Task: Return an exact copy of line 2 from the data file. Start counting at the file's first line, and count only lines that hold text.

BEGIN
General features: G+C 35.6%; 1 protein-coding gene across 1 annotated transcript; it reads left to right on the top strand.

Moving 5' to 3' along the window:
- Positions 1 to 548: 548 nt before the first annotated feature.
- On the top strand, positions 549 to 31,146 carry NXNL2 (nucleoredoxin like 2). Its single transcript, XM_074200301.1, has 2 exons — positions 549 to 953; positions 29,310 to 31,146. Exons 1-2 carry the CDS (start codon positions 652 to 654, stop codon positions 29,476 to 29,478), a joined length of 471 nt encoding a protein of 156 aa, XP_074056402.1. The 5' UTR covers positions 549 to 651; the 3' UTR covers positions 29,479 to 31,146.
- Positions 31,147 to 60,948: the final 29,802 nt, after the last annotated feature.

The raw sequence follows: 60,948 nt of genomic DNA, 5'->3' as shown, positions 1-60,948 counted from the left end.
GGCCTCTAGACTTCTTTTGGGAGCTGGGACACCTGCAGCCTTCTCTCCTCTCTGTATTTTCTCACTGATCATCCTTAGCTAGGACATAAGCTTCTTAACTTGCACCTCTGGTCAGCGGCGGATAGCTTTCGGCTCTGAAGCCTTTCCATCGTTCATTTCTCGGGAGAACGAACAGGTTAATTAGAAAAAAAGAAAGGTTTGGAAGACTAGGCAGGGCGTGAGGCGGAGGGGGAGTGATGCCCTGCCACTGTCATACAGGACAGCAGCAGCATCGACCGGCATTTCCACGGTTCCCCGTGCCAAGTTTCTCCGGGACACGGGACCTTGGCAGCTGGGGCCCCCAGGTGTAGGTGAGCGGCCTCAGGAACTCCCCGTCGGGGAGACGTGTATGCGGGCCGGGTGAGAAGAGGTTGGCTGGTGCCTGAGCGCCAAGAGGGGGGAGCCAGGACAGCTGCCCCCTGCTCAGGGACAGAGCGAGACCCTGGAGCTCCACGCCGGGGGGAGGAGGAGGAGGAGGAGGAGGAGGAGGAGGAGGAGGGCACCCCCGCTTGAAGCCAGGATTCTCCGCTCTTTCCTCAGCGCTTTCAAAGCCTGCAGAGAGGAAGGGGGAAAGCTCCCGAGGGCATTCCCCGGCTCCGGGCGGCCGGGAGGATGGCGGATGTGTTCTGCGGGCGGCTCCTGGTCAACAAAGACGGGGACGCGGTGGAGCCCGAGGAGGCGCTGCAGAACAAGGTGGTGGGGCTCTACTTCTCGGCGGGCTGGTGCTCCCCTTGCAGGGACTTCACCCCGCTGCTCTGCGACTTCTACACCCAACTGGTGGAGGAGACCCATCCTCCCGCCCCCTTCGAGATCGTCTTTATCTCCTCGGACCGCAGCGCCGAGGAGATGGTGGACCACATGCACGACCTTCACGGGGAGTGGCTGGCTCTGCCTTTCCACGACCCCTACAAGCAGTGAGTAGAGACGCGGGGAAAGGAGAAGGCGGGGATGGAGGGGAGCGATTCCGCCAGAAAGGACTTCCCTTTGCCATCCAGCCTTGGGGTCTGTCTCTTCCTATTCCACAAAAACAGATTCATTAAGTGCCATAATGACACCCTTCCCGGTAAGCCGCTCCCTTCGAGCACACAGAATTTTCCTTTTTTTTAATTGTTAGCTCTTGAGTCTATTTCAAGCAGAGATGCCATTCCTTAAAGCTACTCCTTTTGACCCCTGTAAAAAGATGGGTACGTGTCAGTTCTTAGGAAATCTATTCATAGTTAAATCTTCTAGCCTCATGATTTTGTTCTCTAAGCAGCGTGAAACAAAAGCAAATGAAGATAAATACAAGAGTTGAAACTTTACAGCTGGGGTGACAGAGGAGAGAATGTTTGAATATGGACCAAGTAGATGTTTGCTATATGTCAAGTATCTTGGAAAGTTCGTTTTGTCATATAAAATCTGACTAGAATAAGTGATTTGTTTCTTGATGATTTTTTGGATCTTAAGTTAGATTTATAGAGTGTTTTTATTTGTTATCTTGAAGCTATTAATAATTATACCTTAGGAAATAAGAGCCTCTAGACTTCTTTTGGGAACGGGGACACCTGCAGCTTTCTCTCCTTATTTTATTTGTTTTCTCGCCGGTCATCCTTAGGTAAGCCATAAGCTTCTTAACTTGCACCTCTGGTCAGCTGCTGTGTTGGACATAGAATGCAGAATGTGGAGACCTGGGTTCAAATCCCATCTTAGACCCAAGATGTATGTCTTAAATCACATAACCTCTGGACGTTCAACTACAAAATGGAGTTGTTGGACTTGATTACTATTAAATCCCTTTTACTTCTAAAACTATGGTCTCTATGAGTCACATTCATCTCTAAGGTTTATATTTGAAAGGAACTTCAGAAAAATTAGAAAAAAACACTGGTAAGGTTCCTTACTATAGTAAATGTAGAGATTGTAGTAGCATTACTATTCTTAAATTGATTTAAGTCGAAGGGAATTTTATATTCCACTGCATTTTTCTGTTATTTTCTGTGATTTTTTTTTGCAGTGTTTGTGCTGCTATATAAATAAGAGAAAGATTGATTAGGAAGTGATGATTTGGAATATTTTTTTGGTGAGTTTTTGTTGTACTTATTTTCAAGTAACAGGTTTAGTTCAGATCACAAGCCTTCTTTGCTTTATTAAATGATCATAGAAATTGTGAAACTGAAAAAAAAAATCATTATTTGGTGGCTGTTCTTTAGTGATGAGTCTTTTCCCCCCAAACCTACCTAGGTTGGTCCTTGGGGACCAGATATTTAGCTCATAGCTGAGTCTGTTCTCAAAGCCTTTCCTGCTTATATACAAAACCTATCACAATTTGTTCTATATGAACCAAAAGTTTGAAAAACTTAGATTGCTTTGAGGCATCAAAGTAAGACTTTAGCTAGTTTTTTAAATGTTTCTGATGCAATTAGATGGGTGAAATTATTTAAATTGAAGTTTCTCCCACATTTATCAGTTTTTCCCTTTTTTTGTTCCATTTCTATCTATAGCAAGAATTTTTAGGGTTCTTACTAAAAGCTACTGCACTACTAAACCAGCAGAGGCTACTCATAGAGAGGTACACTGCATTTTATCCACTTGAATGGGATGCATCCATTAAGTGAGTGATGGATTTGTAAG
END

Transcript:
Moving 5' to 3' along the window: